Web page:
9 posts tagged with fraud and wallstreet.
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One man's Free Speech is another man's fraud?

US Justice Department suing Standard and Poor's over a "scheme to defraud investors" before the financial crisis. More details on these recent developments from The Tech online edition here, which notes: "For many years, the ratings agencies have defended themselves successfully in civil litigation by saying their ratings were independent opinions, protected by the First Amendment, which guarantees the right to free speech. Developments in the wake of the financial crisis have raised questions about the agencies’ independence, however." Reuters opts to let S&P break the news for themselves here.
posted by saulgoodman on Feb 5, 2013 - 49 comments

The untouchables

Wall Street's leaders have utterly escaped jail. "There have been no arrests of senior Wall Street executives." Frontline examines why the United States federal government didn't go after the financial titans. (via)
posted by doctornemo on Jan 23, 2013 - 159 comments

"It is unlikely, I think, that this will generate a lot of media publicity," [Judge] Baer sighed to the jury in his preliminary instructions.

The Scam Wall Street Learned from the Mafia is Matt Taibbi's take on the recent convictions in the municipal bond bid-rigging case of United States v. Dominick P. Carollo, Steven E. Goldberg, and Peter S. Grimm. These three fraudsters are among the fifteen convicted so far with regard to the federal government's investigation into nationwide municipal bond bid-rigging schemes. [more inside]
posted by Sticherbeast on Jun 22, 2012 - 45 comments

The SEC's Memory Hole

Is the SEC Covering Up Wall Street Crimes? "A whistleblower claims that over the past two decades, the agency has destroyed records of thousands of investigations, whitewashing the files of some of the nation's worst financial criminals."
posted by homunculus on Aug 18, 2011 - 45 comments

"I do not anticipate that another Charles Ponzi will ever appear in the financial world"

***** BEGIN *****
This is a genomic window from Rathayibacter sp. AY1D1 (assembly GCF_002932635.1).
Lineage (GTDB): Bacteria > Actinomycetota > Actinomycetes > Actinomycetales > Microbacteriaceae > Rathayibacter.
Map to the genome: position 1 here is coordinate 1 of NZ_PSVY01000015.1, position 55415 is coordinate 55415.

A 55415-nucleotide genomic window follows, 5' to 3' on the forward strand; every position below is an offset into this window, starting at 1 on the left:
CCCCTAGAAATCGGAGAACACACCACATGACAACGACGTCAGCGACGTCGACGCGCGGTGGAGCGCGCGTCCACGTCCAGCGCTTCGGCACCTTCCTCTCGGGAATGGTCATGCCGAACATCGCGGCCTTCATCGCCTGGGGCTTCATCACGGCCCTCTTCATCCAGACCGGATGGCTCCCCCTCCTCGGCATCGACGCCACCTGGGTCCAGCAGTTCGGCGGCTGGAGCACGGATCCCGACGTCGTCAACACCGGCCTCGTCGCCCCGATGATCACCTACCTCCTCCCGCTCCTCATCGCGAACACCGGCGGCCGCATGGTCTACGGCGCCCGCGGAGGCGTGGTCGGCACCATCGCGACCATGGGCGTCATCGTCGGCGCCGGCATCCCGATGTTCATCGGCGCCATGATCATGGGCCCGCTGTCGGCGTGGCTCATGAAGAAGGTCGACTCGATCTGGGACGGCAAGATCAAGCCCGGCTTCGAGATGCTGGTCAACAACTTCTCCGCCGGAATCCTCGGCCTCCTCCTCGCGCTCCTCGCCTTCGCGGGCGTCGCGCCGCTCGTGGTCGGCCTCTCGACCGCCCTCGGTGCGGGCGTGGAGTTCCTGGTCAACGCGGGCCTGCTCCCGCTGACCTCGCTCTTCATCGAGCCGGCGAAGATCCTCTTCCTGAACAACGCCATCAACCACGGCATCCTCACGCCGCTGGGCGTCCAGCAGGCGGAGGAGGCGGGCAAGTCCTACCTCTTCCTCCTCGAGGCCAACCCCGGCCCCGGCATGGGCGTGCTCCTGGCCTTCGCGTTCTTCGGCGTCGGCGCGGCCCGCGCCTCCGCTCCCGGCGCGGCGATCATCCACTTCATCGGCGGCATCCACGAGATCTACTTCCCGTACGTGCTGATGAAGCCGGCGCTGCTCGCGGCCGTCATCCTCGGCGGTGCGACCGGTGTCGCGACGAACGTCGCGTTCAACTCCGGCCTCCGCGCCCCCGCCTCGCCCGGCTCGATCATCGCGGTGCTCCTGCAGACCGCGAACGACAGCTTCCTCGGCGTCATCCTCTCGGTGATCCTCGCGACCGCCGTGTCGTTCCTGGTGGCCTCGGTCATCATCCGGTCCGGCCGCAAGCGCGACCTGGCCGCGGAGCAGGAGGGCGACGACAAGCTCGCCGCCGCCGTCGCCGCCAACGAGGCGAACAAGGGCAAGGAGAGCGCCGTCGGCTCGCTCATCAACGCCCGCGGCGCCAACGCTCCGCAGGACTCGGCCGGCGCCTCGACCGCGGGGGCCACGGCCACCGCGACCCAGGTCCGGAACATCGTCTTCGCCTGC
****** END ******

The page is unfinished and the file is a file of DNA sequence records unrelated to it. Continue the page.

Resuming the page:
On July 23, 1920, Charles Ponzi hired former Boston Post journalist William H. McMasters as his publicist, who quickly realized that his new client was defrauding the public. Just ten days later, McMasters wrote an exposé published in the Post that led to Ponzi's ultimate downfall. The newspaper won a Pulitzer. McMasters was The Man Who Time (Almost) Forgot (Via) [more inside]
posted by zarq on Aug 10, 2011 - 11 comments

The first thing that needs to happen is...

"The first thing that needs to happen, I think, is to get these people out of their homes," a man wearing a bespoke blue-striped shirt, a Hermés tie patterned with elephants and Ferragamo loafers said recently. But, maybe Wall Street doesn't understand why foreclosure fraud is so dangerous to property rights? And, the Obama administration doesn't understand why HAMP has been a portrait in failure for homeowners (in eight parts I, II, III, IV, V, VI, VII, VIII.)
posted by ennui.bz on Oct 15, 2010 - 107 comments

The SEC's Kiss of Death

"When a company or individual receives a surprise subpoena on a Friday from the SEC, it is usually designed to ruin their weekend plans. Yes, the SEC can get personal in its own way...Back in the day as the criminal CFO of Crazy Eddie, I received a surprise subpoena from the SEC late Friday afternoon. I had to wait until Monday before my attorneys had time to advise me on a course of action." Ex-white collar felon Sam Antar blogs about the SEC's recent move. [more inside]
posted by inkyroom on Apr 20, 2010 - 50 comments

"I have left a legacy of shame"

“One of the traditional notions of punishment is that an offender should be punished in proportion to his blameworthiness. Here, the message must be sent that Mr. Madoff’s crimes were extraordinarily evil.”

The 71-year-old man behind the biggest Wall Street fraud in history is sentenced to a maximum of 150 years in prison. [more inside]
posted by up in the old hotel on Jun 29, 2009 - 158 comments

Can Vegetarians Still Eat the Rich?

Newsweek discusses Obama's "War on the Rich," a timely story, considering Bloomberg's recent christening of the "Obama Bear Market." And on a tangential note, TPM points out that those bankruptcy law reforms enacted under the Bush administration specifically included new provisions aggressively lobbied for by the "International Swaps and Derivatives Association," which were designed to protect the derivatives and swap industries. Yet another example of good timing. [more inside]
posted by saulgoodman on Mar 6, 2009 - 58 comments

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